Glasman, Eli. “
The Boy’s Own Manual To Being a Proper Jew”, Sleepers Publishing, 2014.
“Sexuality, Spirituality, Culture, Family, and Finding the Space In Between”
Yossi Speilman is a 17-year-old gay Orthodox Jew who feels that his sexuality makes him less of a Jew. He lives in an Orthodox community and consequently he must hide who he is. At least that’s the way it was before Josh, a non-religious boy comes to his school. Josh is something of a rebel and Yossi is asked to take care of him and he tries to tech Josh the traditions of Judaism but instead Josh has something to teach Yossi causing him to look at his religion differently. When the two boys are caught kissing at the bathhouse, Yossi realizes that he can no longer ignore who he really is. This also affects Yossi’s family and everyone has to expand their ideas of what faith is.
I must say that this story really resonated with me and I have so much in common with Yossi. What makes it even more interesting is that this book is set in Australia and I was raised in the southern United States but basically only the location differs for us. So many Jewish boys have lived what we read here. Let me say early on that is going to be quite a long review because there is just a lot to say.
Yossi attends Beth Dovid high school in the Jewish suburb of Caulfield that is part of Melbourne. He is among their most spiritual and dedicated students. His mother died of cancer when he was a young boy and now he lives with his father, a religious man and Talya, his older sister. Yossi works hard to make his father proud of him. As I said before, Yossi is gay and really is not happy about it. With the arrival of Josh Davies at his school, Yossi is given the job of showing him around and teaching him the school’s traditions. However, Josh is not so interested in any of this and can’t understand why Yossi is. What Yossi does not realize about Josh is that he is gay and has no problems with it; in fact Josh will push him into examining his homosexuality and figuring out where it fits into his faith.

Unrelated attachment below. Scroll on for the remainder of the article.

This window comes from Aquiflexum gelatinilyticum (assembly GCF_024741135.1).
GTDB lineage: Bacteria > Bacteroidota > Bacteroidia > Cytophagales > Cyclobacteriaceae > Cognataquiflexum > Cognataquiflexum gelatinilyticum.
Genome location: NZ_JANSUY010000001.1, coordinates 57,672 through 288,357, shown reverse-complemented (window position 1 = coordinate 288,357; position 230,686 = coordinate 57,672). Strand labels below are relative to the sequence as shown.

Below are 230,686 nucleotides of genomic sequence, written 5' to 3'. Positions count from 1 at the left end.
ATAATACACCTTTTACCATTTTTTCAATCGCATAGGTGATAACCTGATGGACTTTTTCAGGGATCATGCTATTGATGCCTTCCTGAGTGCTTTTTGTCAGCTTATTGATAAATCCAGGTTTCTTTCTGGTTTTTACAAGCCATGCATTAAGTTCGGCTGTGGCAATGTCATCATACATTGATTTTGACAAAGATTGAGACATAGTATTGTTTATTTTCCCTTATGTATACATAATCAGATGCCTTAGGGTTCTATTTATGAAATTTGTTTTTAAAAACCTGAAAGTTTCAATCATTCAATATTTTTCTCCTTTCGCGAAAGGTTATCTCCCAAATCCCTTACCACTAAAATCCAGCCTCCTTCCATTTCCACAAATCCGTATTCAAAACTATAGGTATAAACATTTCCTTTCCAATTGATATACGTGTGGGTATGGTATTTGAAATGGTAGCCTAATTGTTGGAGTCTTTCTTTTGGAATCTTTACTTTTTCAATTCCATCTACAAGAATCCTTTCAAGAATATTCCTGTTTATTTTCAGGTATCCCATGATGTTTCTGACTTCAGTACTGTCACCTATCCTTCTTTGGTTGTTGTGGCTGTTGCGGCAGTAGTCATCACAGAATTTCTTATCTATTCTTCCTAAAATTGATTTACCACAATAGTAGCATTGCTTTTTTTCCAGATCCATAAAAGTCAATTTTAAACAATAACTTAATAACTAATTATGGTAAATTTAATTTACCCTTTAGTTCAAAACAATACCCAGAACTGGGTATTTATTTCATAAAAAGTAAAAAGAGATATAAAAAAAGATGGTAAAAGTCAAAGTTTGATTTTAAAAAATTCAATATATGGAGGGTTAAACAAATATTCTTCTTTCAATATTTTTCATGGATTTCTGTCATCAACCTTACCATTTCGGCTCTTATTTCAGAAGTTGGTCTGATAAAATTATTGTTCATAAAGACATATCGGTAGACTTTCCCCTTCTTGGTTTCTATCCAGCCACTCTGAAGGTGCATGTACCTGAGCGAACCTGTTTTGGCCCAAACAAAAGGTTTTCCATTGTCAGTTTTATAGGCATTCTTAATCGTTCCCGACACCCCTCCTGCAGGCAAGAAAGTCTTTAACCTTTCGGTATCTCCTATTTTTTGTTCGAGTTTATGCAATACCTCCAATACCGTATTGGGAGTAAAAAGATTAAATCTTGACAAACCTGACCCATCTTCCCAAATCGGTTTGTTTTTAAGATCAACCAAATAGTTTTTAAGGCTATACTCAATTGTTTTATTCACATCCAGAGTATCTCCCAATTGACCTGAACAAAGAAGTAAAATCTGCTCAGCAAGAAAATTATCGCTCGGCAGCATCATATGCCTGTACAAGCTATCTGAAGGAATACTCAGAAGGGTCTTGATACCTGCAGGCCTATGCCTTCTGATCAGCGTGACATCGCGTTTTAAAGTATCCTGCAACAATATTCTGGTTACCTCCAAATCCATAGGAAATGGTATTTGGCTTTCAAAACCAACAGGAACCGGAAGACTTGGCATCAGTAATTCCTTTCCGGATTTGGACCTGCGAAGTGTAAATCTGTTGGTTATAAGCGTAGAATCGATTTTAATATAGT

I know that we have had more than our fill of coming out stories but this one is quite special. Here we have a young man questioning his homosexuality alongside his Jewish faith. While this is a Jewish story what we have can apply to any religion. Eli Glasman shows us the danger of cultural stereotypes and also that being serious about religion does not exclude humor. Sure, religion is responsible for giving us rules to live by but these do not stifle self-discovery that all of us have been through and everyone will experience. It is part of growing up.
While Yossi is a young man committed to his religion, culture and community he is also a typical teenager exploring his sexual feelings. It is hard not to like him and it so good that Glasman didn’t portray Yossi’s homosexuality as a “torturous burden that blights his life”. Yossi does not find his homosexuality as insurmountable but as a challenge as to how to express it within the laws of Judaism and how to tell his friends, family and wider community. He knows he is gay, he has always known; he isn’t embarrassed and he knows he can’t change. In the beginning he does go to his rabbi, Rabbi Pilcer about something he learned on an Internet chat site. The rabbi advised him to wear a rubber band on his wrist and snap it whenever he had a sexual thought about another male. This, Pilcer claims, will “cure” him. It doesn’t. If you have seen the film “Trembling Before God” which is about gay Orthodox Jews, you will recognize this “cure”.
It is to best to say that Jewish teachings on sexual behavior are both complicated and peculiar. Masturbation is forbidden; having homosexual thoughts is all right but acting on them is not. We see that it is Josh who is really the catalyst for Yossi’s coming out. Josh does not come from an Orthodox background and therefore he does not understand what Yossi believes and in fact, he challenges him. The chats that Yossi and Josh share are there to explain various Jewish teachings, not just those on sexuality.